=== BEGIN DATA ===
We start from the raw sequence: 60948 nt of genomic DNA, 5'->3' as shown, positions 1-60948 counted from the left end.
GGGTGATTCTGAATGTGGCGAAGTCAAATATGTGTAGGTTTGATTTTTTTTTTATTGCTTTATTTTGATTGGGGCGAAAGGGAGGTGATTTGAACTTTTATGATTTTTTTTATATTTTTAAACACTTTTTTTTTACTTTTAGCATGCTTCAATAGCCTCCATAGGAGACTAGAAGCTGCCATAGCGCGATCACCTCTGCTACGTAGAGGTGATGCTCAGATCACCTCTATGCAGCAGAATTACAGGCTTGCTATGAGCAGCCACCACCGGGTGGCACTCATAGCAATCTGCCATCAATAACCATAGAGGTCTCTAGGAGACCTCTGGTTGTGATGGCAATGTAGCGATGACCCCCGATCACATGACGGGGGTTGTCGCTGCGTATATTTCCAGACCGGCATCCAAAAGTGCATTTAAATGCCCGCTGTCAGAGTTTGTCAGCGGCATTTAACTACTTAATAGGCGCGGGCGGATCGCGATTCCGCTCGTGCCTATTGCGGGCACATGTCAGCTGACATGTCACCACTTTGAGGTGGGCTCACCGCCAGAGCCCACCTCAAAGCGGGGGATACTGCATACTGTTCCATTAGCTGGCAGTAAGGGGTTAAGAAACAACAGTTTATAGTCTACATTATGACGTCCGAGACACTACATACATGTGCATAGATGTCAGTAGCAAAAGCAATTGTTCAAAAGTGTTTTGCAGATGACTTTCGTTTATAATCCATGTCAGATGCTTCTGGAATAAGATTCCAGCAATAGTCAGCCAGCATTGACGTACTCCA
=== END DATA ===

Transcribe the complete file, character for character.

We start from the raw sequence: 60948 nt of genomic DNA, 5'->3' as shown, positions 1-60948 counted from the left end.
GGGTGATTCTGAATGTGGCGAAGTCAAATATGTGTAGGTTTGATTTTTTTTTTATTGCTTTATTTTGATTGGGGCGAAAGGGAGGTGATTTGAACTTTTATGATTTTTTTTATATTTTTAAACACTTTTTTTTTACTTTTAGCATGCTTCAATAGCCTCCATAGGAGACTAGAAGCTGCCATAGCGCGATCACCTCTGCTACGTAGAGGTGATGCTCAGATCACCTCTATGCAGCAGAATTACAGGCTTGCTATGAGCAGCCACCACCGGGTGGCACTCATAGCAATCTGCCATCAATAACCATAGAGGTCTCTAGGAGACCTCTGGTTGTGATGGCAATGTAGCGATGACCCCCGATCACATGACGGGGGTTGTCGCTGCGTATATTTCCAGACCGGCATCCAAAAGTGCATTTAAATGCCCGCTGTCAGAGTTTGTCAGCGGCATTTAACTACTTAATAGGCGCGGGCGGATCGCGATTCCGCTCGTGCCTATTGCGGGCACATGTCAGCTGACATGTCACCACTTTGAGGTGGGCTCACCGCCAGAGCCCACCTCAAAGCGGGGGATACTGCATACTGTTCCATTAGCTGGCAGTAAGGGGTTAAGAAACAACAGTTTATAGTCTACATTATGACGTCCGAGACACTACATACATGTGCATAGATGTCAGTAGCAAAAGCAATTGTTCAAAAGTGTTTTGCAGATGACTTTCGTTTATAATCCATGTCAGATGCTTCTGGAATAAGATTCCAGCAATAGTCAGCCAGCATTGACGTACTCCA